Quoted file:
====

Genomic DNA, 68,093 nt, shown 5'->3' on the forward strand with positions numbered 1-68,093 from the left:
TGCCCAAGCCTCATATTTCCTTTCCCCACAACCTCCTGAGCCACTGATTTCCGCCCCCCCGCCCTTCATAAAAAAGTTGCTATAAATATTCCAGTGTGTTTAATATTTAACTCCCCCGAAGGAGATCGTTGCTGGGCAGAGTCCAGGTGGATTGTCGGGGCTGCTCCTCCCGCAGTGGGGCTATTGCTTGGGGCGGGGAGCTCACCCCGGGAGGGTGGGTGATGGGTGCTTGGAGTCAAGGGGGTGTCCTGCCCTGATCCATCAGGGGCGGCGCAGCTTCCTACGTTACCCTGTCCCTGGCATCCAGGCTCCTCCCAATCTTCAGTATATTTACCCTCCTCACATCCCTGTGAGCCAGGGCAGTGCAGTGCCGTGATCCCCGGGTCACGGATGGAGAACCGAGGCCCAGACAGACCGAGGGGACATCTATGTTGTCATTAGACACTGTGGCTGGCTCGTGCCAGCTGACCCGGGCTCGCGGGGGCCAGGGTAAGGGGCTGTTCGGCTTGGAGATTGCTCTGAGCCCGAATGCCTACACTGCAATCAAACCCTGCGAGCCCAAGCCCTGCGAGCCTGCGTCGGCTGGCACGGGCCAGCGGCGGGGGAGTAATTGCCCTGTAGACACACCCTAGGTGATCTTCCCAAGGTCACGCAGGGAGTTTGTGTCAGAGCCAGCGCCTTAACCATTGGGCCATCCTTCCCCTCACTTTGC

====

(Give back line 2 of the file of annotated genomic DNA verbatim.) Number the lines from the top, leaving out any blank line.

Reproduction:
TGCCCAAGCCTCATATTTCCTTTCCCCACAACCTCCTGAGCCACTGATTTCCGCCCCCCCGCCCTTCATAAAAAAGTTGCTATAAATATTCCAGTGTGTTTAATATTTAACTCCCCCGAAGGAGATCGTTGCTGGGCAGAGTCCAGGTGGATTGTCGGGGCTGCTCCTCCCGCAGTGGGGCTATTGCTTGGGGCGGGGAGCTCACCCCGGGAGGGTGGGTGATGGGTGCTTGGAGTCAAGGGGGTGTCCTGCCCTGATCCATCAGGGGCGGCGCAGCTTCCTACGTTACCCTGTCCCTGGCATCCAGGCTCCTCCCAATCTTCAGTATATTTACCCTCCTCACATCCCTGTGAGCCAGGGCAGTGCAGTGCCGTGATCCCCGGGTCACGGATGGAGAACCGAGGCCCAGACAGACCGAGGGGACATCTATGTTGTCATTAGACACTGTGGCTGGCTCGTGCCAGCTGACCCGGGCTCGCGGGGGCCAGGGTAAGGGGCTGTTCGGCTTGGAGATTGCTCTGAGCCCGAATGCCTACACTGCAATCAAACCCTGCGAGCCCAAGCCCTGCGAGCCTGCGTCGGCTGGCACGGGCCAGCGGCGGGGGAGTAATTGCCCTGTAGACACACCCTAGGTGATCTTCCCAAGGTCACGCAGGGAGTTTGTGTCAGAGCCAGCGCCTTAACCATTGGGCCATCCTTCCCCTCACTTTGC